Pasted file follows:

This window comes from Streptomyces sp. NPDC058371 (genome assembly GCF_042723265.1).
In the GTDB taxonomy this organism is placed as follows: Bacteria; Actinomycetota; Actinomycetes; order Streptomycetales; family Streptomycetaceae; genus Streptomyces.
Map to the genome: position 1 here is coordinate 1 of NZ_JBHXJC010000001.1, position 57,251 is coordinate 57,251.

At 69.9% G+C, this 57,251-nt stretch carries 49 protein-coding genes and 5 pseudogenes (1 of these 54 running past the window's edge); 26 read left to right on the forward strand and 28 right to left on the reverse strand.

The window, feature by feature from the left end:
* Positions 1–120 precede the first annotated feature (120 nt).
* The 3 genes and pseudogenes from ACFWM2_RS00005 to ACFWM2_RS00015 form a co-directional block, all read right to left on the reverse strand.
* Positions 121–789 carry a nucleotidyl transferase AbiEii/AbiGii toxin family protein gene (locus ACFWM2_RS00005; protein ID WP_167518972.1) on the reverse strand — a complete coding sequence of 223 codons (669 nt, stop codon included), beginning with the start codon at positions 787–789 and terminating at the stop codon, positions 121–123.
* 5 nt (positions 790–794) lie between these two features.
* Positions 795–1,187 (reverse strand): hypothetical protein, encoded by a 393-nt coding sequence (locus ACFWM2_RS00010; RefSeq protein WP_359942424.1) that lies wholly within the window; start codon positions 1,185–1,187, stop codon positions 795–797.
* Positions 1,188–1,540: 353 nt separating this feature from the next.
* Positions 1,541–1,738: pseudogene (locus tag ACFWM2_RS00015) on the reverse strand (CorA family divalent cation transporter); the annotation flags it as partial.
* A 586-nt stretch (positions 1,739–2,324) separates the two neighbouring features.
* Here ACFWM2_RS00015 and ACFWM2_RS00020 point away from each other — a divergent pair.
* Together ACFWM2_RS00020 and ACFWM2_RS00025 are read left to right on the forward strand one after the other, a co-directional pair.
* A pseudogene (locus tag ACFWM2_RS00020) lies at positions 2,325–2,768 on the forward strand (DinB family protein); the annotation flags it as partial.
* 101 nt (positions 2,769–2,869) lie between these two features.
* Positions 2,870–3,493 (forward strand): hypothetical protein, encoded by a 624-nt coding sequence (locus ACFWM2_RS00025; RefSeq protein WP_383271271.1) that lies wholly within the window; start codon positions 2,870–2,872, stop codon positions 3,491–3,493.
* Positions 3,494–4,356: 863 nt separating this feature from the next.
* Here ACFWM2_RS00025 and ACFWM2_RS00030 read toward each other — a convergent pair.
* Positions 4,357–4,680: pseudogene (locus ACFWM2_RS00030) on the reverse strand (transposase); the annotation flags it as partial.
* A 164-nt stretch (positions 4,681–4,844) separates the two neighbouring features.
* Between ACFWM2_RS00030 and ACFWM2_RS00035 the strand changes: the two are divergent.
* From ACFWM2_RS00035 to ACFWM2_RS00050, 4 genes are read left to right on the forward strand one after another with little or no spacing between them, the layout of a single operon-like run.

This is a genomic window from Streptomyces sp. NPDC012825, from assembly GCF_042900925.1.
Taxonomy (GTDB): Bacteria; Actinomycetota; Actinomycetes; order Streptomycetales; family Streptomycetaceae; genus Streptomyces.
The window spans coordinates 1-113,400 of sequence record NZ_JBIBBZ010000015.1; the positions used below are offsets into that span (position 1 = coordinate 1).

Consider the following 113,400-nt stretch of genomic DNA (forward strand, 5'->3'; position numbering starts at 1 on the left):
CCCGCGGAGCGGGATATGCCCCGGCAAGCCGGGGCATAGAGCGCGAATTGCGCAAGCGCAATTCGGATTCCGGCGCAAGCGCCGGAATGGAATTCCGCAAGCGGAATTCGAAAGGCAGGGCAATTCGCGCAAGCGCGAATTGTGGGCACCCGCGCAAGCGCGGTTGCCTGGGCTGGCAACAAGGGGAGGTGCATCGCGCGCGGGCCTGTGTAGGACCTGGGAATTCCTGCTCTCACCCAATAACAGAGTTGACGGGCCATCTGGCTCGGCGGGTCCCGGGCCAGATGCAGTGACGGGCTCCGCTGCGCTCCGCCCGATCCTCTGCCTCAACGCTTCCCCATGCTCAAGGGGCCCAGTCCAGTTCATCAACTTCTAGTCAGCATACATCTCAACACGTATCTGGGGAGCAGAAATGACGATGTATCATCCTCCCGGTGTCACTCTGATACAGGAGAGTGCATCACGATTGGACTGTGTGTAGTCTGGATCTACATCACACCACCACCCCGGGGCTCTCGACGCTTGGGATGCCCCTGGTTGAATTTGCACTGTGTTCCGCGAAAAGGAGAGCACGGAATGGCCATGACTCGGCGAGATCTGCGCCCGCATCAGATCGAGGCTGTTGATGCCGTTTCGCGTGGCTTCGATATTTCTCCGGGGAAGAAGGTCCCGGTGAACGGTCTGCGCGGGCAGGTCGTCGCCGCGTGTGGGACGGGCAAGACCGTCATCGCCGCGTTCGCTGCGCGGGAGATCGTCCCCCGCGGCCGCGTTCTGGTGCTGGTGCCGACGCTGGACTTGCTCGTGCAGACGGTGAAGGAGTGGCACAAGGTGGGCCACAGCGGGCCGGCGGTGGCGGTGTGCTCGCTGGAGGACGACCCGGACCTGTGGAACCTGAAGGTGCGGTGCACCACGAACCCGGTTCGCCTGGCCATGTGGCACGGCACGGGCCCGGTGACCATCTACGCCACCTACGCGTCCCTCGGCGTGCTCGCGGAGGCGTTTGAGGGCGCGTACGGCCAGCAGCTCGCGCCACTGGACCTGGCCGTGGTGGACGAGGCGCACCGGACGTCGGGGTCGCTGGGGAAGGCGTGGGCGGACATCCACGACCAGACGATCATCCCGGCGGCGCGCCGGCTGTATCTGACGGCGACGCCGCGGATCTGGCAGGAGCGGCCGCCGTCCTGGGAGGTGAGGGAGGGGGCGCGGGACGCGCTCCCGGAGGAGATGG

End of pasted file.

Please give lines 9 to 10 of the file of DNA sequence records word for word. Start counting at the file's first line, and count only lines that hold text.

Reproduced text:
* 5 nt (positions 790–794) lie between these two features.
* Positions 795–1,187 (reverse strand): hypothetical protein, encoded by a 393-nt coding sequence (locus ACFWM2_RS00010; RefSeq protein WP_359942424.1) that lies wholly within the window; start codon positions 1,185–1,187, stop codon positions 795–797.